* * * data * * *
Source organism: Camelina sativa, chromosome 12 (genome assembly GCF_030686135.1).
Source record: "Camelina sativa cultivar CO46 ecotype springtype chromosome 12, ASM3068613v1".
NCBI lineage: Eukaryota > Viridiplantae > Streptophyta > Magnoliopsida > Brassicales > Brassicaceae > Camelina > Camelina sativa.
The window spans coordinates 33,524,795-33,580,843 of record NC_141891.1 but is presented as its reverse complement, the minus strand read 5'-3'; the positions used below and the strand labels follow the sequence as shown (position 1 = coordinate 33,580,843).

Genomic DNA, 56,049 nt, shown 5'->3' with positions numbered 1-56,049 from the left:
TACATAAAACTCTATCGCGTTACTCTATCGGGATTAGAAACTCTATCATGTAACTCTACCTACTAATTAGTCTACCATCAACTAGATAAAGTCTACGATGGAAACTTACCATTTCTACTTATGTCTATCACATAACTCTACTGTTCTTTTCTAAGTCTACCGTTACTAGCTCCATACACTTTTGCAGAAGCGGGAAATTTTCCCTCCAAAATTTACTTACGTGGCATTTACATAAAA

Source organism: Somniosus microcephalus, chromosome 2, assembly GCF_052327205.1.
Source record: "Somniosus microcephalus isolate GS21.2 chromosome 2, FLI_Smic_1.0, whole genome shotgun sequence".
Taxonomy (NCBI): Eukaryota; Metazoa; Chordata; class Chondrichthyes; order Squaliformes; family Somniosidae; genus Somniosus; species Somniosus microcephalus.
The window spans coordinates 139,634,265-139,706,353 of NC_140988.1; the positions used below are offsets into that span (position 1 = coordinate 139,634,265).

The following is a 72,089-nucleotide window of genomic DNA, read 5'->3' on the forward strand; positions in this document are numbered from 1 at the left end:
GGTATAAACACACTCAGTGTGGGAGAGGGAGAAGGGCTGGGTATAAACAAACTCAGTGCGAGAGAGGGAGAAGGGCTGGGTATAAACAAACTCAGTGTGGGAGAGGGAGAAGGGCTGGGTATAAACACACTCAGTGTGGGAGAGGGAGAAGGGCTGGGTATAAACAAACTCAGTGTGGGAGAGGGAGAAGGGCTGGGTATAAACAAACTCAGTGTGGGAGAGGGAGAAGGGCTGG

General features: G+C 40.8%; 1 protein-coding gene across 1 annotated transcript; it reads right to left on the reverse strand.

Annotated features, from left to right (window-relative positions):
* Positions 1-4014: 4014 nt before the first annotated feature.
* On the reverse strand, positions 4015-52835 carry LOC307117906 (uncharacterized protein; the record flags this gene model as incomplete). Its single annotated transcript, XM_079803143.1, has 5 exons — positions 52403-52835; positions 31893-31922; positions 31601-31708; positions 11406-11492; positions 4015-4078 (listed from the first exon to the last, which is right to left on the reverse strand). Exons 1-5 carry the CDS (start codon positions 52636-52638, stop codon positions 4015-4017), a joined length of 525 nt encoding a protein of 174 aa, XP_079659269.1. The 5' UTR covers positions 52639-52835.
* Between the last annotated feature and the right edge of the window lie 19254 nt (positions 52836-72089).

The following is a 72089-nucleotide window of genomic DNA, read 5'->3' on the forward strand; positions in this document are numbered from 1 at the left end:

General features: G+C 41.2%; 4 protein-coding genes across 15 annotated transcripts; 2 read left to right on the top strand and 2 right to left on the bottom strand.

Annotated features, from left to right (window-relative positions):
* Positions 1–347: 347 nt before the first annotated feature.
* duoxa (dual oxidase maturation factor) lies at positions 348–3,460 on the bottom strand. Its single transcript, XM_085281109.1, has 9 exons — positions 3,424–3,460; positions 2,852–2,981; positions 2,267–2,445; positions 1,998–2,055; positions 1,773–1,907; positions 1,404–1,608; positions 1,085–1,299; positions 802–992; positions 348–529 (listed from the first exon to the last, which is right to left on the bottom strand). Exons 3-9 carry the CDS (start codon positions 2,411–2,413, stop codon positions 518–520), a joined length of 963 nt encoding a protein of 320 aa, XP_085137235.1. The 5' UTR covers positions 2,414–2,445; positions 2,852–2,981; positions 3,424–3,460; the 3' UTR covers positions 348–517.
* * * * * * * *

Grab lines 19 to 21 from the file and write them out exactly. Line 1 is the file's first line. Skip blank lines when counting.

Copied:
General features: G+C 41.2%; 4 protein-coding genes across 15 annotated transcripts; 2 read left to right on the top strand and 2 right to left on the bottom strand.

Annotated features, from left to right (window-relative positions):
* Positions 1–347: 347 nt before the first annotated feature.